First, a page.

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Chico & Rita

Great jazz  causes most people to tap their feet and smile but it inspires a few to levels of obsession and inspiration unmatched by almost any other genre of music.  (Oddly, the only form of music that comes close is hardcore metal.)  If you don’t know who Chano Pozo, Machito, or Woody Herman are, you’ll enjoy this “Chico and Rita.”  If you do, you’ll be in heaven while watching it.

Rita in Havana

Set in Pre-Castro Cuba, it’s the story of two passionate musicians – pianist Chico and singer Rita(Rita’s songs are performed by Cuban singer Idania Valdés, the daughter of Buena Vista Social Club’s percussionist Amadito Valdés, while her dialogue is by Limara Meneses.) They spar a little when they first meet – she pushes him away, but he comes right back – but it’s not long before he’s playing for her, and she’s dancing for him.  One thing leads to another (leads to some very non-child-friendly animation,) and soon there’s a cat fight between naked Rita and an angry ex-girlfriend named Juana.  But the chemistry is there both in bed and on the stage, and Rita can’t deny it.  They enter and win a local competition together, and again, one thing leads to another, except this time that means they’re rocketing up the charts with a radio hit.

But chemistry doesn’t equal communication, and these two are terrible communicators. They love each other, but never fail to assume the worst about each other.  When Rita is approached by a handsome stranger who want to take her to New York and make her a star, Chico thinks he wants her for entirely other reasons, and flies into a jealous, drunken rage before Rita can tell him the truth — which is that she insisted both their names be on the contract, or neither.  But then he hooks up with that same old

Dreaming of Humphrey Bogart

flame, and she’s off to New York without him before he has a chance to sleep it off.

But Chico’s right behind her, though traveling in much less style. There’s a remarkable dream sequence (reminiscent of the kind of freaky things Disney put in kid’s movies) in which Chico’s attempt to win Rita back are thwarted by Fred Astaire, Louis Armstrong, and Humphrey Bogart.  The film has a lot of fun inserting famous people into the storyline at random moments, like animated cameos; it even veers off track for a while to dramatize the violent death of Cuban jazz drummer Chano Pozo.

But while Rita’s (anglicized) name keeps getting bigger on the marquees, Chico finds himself playing piano at birthday parties, until he’s invited to tour with Dizzy Gillespie, and suddenly a tune he wrote years before for Rita becomes an international hit.

They reunite and plan to get married in Vegas on New Year’s Eve.   Chico gets set up, busted on a drug charge and deported.  Rita gets drunk and tells the truth about being a black performer in America from a stage in Vegas, ending her career.  And oh yes, Castro takes over Cuba, and under the new regime, jazz is considered imperialist, so Chico’s out of work.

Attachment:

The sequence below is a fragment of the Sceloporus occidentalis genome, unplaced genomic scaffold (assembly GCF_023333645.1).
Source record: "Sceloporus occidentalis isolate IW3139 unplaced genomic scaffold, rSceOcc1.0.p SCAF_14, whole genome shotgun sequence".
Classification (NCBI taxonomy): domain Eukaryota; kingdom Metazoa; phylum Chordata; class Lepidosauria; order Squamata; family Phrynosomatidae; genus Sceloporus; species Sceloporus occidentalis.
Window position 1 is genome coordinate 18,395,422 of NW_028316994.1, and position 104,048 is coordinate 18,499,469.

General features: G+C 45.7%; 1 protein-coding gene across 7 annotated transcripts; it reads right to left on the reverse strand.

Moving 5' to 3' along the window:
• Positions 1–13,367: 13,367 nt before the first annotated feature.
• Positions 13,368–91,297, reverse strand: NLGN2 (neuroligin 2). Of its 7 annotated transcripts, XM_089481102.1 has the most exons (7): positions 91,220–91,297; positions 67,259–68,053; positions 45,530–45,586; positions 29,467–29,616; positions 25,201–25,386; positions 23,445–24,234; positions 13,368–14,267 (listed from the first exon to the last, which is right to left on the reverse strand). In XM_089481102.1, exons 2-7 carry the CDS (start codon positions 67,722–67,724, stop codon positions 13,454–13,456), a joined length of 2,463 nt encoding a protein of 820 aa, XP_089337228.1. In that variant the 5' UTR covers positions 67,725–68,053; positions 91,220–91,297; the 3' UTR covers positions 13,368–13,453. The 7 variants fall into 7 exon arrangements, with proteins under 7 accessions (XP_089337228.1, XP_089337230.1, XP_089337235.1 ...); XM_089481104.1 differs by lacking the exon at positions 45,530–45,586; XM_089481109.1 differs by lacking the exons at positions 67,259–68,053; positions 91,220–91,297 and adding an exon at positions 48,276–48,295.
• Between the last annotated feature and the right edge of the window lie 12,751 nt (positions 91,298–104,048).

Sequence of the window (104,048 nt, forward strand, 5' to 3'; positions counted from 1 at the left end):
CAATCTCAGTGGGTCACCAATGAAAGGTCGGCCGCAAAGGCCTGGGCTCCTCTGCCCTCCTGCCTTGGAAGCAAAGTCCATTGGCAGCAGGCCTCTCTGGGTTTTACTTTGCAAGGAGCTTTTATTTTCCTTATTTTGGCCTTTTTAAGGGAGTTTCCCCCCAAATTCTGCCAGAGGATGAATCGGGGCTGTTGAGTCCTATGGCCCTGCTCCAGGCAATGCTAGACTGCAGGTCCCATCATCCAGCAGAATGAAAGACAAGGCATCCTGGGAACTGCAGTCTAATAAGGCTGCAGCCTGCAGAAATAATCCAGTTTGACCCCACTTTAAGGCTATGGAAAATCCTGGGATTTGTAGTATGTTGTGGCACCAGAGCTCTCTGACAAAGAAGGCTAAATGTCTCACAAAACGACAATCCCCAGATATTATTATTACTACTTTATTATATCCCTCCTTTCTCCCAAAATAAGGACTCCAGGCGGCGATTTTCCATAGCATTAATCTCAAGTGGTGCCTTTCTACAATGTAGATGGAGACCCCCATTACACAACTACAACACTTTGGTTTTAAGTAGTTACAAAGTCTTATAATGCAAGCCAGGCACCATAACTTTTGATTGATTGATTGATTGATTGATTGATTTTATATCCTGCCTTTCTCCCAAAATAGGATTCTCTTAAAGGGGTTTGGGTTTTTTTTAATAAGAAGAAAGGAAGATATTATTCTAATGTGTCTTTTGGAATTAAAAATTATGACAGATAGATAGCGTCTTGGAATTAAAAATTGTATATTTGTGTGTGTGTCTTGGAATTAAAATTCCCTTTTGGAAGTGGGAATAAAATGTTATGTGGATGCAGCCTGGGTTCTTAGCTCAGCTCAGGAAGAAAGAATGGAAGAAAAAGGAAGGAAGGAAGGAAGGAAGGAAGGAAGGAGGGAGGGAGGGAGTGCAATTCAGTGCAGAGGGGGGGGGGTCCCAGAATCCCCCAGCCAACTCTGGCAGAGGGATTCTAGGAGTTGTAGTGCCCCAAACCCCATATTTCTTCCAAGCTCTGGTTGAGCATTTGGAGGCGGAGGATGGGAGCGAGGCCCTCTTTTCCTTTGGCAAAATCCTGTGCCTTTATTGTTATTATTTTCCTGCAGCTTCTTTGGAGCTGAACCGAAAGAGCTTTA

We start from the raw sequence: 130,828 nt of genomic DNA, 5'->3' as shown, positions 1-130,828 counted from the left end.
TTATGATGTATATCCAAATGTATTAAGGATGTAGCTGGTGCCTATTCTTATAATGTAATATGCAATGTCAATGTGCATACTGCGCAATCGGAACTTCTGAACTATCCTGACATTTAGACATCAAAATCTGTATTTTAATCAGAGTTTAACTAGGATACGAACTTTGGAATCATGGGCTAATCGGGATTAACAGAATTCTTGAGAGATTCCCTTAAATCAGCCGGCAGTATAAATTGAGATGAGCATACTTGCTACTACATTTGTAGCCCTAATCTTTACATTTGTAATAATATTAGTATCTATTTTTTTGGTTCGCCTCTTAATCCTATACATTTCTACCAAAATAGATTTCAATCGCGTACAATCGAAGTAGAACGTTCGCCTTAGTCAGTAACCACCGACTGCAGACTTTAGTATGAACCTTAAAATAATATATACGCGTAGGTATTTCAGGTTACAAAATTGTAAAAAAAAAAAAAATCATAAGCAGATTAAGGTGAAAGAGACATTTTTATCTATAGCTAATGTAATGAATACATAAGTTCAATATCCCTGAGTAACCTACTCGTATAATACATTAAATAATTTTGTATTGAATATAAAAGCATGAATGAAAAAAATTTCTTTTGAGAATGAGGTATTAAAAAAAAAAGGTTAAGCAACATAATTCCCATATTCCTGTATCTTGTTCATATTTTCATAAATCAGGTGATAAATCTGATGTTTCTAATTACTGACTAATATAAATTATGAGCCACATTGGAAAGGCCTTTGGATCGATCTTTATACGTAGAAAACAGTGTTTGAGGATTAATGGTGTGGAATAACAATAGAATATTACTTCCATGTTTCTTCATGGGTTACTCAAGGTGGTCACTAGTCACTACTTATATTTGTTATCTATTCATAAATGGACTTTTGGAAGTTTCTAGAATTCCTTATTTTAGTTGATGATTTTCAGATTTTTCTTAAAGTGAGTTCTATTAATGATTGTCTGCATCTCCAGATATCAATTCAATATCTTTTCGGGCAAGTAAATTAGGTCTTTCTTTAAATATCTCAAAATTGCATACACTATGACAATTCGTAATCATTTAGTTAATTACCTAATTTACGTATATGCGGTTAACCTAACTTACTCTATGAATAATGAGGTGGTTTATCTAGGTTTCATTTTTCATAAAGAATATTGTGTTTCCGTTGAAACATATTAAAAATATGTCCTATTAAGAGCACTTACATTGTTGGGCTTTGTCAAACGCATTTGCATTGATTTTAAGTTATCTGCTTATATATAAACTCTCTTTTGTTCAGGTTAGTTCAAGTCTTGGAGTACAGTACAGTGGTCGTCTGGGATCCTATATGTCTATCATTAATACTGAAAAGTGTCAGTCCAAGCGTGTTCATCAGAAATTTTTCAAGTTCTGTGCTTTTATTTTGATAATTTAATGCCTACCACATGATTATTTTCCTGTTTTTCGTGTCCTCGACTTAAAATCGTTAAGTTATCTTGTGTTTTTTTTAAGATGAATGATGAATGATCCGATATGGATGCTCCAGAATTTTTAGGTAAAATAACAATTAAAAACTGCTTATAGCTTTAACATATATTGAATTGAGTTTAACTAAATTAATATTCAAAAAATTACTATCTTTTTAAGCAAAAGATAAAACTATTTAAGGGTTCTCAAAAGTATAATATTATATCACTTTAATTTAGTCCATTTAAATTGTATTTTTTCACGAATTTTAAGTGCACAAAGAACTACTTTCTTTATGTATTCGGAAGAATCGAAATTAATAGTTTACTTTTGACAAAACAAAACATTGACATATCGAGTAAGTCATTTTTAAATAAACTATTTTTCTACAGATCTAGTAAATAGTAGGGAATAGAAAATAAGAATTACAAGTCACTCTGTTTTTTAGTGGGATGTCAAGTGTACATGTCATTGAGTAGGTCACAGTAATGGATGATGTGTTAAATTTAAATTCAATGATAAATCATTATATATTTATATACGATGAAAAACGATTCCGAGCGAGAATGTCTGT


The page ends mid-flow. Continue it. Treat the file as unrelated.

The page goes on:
Chico arrives in New York.

That’s the story, but this film isn’t really about the story, it’s about music and passion, which might be one and the same thing in Chico’s universe.   The animation is minimalist, and yet, at times, richly detailed.  Like a Miles Davis solo, the style is often in what isn’t there.  This is the kind of film that you should watch once to see what’s going on, and then watch again to see what’s going on in the background.  Each frame is lovingly detailed in a way that might be impossible if it weren’t animated.

 The film is dedicated to Cuban pianist Bebo Valdes, who played Chico’s piano parts.  Co-director Fernando Trueba, in an interview with Fresh Air’s Terry Gross, calls Valdes “the greatest Cuban musician alive today in the world.”
“It’s his last work, and that’s why the movie is dedicated to him,” he says. “Not only because of the music, but because I’m sure if it was not for my friendship with him, I would not have written or made a movie like this one. It’s not Bebo’s biography, it’s not his life, but he was the main inspiration of the ambiance, that period, this kind of characters. So Bebo is, for me, everywhere in the movie.”





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2 Responses

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  1. Beautiful job Monika!!! I am so thankful that you were able to caprtue my family and me. It is so wonderful to be in some photos for a change as well! My favorites are the ones with sun flare (I know the sun was fleeting that day) and the ones in the leaves and the pensive one of Gavin and, well you get the idea. Thank you so much!!! I am so glad that we are able to meet in person and form this friendship. I can’t wait until the next meet up. We had a blast.

  2. Yes, beautiful and simple! Oh, that chandelier!! looks like a great place to spend the holidays. I personally can't survive a single day without a list. I ferl Gratitude needs to be moved to the top of my list. Thanks for the beautiful image. Beth

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